China has banned two factories from exporting toys after a high-profile recall of Mattel products including Big Bird and Elmo because of fears about lead in paint.
It has also put on trial five drug company managers accused of killing patients with a tainted medicine, exposing corruption and lax safety that have alarmed consumers worldwide.
China has been struggling to convince the world its products are safe after a series of scandals over tainted pet food, drugs, tires, toys and toothpaste.
China stripped export licenses from Hansheng Wooden Products Factory and Lida Toy Company, both based in the booming southern province of Guangdong, the General Administration of Quality Supervision, Inspection and Quarantine watchdog said on its Web site on Thursday.
Lead is toxic and can pose serious health risk to young children who often put objects in their mouths.
Hansheng, based in Dongguan, was the producer of 1.5 million wooden vehicles, buildings and other train-set toys sold in the United States from January 2005 through June 2007, and then voluntarily recalled by U.S. toymaker RC2 Corp., an Illinois-based company that imports the popular Thomas & Friends toys.
About 1.5 million preschool toys made by Lida Toy, a Foshan-based contract manufacturer for Mattel Inc.'s Fisher-Price unit, were recalled across the globe by the U.S. company last week.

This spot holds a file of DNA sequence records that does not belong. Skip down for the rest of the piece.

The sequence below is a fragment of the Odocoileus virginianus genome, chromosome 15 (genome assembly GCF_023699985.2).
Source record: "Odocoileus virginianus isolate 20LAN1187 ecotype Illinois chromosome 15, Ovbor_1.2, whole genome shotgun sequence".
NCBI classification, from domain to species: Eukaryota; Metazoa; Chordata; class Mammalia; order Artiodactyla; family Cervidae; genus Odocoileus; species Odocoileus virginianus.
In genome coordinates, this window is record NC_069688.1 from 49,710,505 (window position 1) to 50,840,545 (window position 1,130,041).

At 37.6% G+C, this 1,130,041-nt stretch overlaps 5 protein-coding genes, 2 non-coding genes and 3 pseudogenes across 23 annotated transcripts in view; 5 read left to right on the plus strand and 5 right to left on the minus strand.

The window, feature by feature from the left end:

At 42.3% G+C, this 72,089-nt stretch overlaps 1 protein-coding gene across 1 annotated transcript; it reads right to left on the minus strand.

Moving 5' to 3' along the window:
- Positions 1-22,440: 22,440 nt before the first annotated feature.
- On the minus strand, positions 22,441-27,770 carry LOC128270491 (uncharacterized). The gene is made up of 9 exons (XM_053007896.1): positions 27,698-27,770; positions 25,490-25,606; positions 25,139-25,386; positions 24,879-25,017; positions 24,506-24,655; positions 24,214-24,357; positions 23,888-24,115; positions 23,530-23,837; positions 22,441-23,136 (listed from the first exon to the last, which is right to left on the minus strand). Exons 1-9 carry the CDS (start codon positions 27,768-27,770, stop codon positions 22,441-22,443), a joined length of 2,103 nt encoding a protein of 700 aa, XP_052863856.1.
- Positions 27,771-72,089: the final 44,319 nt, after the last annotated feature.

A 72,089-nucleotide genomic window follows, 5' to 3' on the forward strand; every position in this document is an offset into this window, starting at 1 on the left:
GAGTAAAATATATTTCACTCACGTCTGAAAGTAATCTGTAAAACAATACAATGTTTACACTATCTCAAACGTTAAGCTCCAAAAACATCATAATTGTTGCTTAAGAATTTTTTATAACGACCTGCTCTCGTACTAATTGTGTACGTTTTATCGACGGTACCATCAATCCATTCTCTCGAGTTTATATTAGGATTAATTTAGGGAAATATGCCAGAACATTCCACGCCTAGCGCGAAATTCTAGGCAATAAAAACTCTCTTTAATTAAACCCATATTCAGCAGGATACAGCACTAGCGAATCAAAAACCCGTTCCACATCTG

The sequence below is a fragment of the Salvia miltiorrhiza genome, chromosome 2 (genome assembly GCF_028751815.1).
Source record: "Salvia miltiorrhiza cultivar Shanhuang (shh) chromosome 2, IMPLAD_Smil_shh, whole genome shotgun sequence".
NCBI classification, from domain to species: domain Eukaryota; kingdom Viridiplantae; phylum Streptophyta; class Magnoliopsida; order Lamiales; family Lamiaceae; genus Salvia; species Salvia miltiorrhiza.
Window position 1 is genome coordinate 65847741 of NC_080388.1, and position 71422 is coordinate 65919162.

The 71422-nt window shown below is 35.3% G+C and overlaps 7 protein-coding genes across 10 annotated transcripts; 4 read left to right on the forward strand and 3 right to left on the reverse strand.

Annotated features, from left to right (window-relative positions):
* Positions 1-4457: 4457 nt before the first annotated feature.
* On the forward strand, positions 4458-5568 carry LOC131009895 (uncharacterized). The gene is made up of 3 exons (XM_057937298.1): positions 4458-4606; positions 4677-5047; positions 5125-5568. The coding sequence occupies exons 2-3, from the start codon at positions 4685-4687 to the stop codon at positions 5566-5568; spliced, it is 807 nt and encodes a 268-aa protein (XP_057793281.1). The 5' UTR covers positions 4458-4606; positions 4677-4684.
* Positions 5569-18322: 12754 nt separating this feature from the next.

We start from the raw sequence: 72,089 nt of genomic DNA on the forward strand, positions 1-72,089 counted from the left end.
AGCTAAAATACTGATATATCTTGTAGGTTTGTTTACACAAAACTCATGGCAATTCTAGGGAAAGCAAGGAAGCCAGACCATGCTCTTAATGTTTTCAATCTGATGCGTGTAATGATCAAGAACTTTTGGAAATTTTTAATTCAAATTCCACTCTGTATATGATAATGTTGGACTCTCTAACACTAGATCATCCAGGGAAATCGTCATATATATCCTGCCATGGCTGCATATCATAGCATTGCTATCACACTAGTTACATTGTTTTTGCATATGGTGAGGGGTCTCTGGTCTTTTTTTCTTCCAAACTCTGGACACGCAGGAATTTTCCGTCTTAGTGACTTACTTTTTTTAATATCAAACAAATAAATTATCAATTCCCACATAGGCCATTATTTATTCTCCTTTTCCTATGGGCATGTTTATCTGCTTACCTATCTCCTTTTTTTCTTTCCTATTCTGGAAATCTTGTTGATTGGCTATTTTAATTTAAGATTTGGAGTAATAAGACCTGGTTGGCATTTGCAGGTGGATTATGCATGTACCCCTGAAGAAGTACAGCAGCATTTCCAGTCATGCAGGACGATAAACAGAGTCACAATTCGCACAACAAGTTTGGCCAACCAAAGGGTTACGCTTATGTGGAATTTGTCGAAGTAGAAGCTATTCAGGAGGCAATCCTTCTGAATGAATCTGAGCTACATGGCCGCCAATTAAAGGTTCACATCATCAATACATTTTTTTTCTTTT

Mattel said the toys, which include popular characters such as Elmo, Cookie Monster and Dora, could have contained excessive amounts of lead in their surface paint.
The Chinese watchdog said the problem was with Lida's paint supplier, which had provided fake lead-free paint for use in production.
It ordered the companies to correct their problems, and said police were investigating.
But it defended the made-in-China brand and said the overwhelming majority of toys met American standards. Of about 300,000 batches for export, the U.S. Consumer Product Safety Commission had only made about 29 recalls, it said.
It added that importers and brand companies also had a very big responsibility and that it hoped that foreign toy brands further improve product design and supervision and control to prevent loopholes in toy quality and safety.
The general manager of the Qiqihar No. 2 Pharmaceutical Company, Yin Jiade, and four other employees are accused of killing patients by using a cheap, fatal substitute ingredient in a drug to treat gall bladder, liver and gastric disorders, the China News Service reported on Thursday.
The tainted medicine killed 13 patients in the southern city of Guangzhou, where the trial began on Wednesday. The same Chinese-made chemical has been linked to dozens of deaths in Panama, where it was used in a cough syrup.
Testimony from the defendants has highlighted abuses that have alarmed domestic and foreign consumers and prompted China to execute the former head of its food and drug watchdog, Zheng Xiaoyu, for taking bribes and dereliction of duty in July.
Most of the staff of the company laboratory had no knowledge of chemistry or any training, lab director Chen Guifen was quoted as saying.
The victims died last year after receiving injections of tainted Armillarisni A, made by the Qiqihar No. 2 which is based in the country's northeast.
More than 5 million doses of drugs made by the company had been recalled nationwide since the scam was exposed in May 2006, state newspapers said.